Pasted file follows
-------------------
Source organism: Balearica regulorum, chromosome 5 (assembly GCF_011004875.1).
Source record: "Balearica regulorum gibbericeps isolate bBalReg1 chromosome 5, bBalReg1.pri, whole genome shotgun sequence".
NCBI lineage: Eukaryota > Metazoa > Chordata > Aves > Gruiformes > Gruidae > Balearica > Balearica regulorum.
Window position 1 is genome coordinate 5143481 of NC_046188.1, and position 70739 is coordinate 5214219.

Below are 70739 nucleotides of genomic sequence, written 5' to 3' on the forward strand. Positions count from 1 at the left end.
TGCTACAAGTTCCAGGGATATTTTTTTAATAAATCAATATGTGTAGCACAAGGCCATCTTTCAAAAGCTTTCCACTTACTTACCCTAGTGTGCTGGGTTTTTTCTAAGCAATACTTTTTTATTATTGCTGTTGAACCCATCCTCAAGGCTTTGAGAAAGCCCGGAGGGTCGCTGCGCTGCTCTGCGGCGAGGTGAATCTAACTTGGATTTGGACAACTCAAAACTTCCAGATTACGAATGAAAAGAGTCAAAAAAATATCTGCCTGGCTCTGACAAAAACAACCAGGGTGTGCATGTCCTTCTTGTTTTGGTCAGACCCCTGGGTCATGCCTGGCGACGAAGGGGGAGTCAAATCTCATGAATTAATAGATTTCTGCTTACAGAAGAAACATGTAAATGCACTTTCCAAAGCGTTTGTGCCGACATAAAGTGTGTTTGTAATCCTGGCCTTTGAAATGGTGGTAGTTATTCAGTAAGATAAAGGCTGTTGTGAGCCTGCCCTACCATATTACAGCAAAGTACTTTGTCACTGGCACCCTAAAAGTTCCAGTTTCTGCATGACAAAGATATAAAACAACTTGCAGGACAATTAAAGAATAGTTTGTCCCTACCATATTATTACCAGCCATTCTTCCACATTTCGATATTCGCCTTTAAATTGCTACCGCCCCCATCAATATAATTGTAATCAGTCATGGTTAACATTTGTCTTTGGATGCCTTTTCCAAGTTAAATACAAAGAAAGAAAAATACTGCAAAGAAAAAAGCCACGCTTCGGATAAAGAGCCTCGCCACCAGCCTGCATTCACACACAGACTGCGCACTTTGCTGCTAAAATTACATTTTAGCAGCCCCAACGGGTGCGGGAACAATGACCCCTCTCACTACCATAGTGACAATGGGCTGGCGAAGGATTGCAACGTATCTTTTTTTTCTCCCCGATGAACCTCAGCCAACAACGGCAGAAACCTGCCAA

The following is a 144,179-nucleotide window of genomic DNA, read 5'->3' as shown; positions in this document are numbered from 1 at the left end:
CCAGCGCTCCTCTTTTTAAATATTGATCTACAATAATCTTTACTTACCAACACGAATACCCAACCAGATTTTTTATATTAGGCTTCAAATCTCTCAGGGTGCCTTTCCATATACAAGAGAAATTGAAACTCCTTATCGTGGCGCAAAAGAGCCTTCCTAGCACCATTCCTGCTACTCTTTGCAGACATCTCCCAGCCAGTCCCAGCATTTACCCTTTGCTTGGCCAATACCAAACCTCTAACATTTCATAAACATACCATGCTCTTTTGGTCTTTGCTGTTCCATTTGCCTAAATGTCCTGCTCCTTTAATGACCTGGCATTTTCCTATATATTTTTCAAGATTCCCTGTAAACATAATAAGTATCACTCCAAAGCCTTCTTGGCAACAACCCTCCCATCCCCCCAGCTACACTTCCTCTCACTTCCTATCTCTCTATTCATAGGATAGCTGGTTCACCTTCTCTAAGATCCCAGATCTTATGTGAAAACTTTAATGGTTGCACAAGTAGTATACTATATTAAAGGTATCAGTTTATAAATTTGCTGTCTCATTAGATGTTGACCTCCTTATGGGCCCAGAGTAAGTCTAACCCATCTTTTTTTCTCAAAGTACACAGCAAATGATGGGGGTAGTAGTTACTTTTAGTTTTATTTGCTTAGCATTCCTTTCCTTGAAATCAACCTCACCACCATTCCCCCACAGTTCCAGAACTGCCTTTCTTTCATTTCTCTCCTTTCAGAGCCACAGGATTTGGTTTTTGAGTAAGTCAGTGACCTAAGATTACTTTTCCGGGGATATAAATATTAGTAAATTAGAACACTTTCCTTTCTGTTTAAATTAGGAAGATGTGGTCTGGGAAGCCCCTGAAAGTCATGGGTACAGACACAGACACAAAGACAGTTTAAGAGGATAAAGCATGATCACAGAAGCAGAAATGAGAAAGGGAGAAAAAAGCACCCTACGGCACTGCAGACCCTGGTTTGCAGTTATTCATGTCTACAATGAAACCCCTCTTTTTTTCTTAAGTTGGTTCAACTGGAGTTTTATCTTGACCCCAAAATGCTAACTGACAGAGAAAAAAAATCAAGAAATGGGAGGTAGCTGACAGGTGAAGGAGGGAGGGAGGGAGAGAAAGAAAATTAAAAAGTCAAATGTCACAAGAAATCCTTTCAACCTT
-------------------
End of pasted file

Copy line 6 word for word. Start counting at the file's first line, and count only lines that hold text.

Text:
TGCTACAAGTTCCAGGGATATTTTTTTAATAAATCAATATGTGTAGCACAAGGCCATCTTTCAAAAGCTTTCCACTTACTTACCCTAGTGTGCTGGGTTTTTTCTAAGCAATACTTTTTTATTATTGCTGTTGAACCCATCCTCAAGGCTTTGAGAAAGCCCGGAGGGTCGCTGCGCTGCTCTGCGGCGAGGTGAATCTAACTTGGATTTGGACAACTCAAAACTTCCAGATTACGAATGAAAAGAGTCAAAAAAATATCTGCCTGGCTCTGACAAAAACAACCAGGGTGTGCATGTCCTTCTTGTTTTGGTCAGACCCCTGGGTCATGCCTGGCGACGAAGGGGGAGTCAAATCTCATGAATTAATAGATTTCTGCTTACAGAAGAAACATGTAAATGCACTTTCCAAAGCGTTTGTGCCGACATAAAGTGTGTTTGTAATCCTGGCCTTTGAAATGGTGGTAGTTATTCAGTAAGATAAAGGCTGTTGTGAGCCTGCCCTACCATATTACAGCAAAGTACTTTGTCACTGGCACCCTAAAAGTTCCAGTTTCTGCATGACAAAGATATAAAACAACTTGCAGGACAATTAAAGAATAGTTTGTCCCTACCATATTATTACCAGCCATTCTTCCACATTTCGATATTCGCCTTTAAATTGCTACCGCCCCCATCAATATAATTGTAATCAGTCATGGTTAACATTTGTCTTTGGATGCCTTTTCCAAGTTAAATACAAAGAAAGAAAAATACTGCAAAGAAAAAAGCCACGCTTCGGATAAAGAGCCTCGCCACCAGCCTGCATTCACACACAGACTGCGCACTTTGCTGCTAAAATTACATTTTAGCAGCCCCAACGGGTGCGGGAACAATGACCCCTCTCACTACCATAGTGACAATGGGCTGGCGAAGGATTGCAACGTATCTTTTTTTTCTCCCCGATGAACCTCAGCCAACAACGGCAGAAACCTGCCAA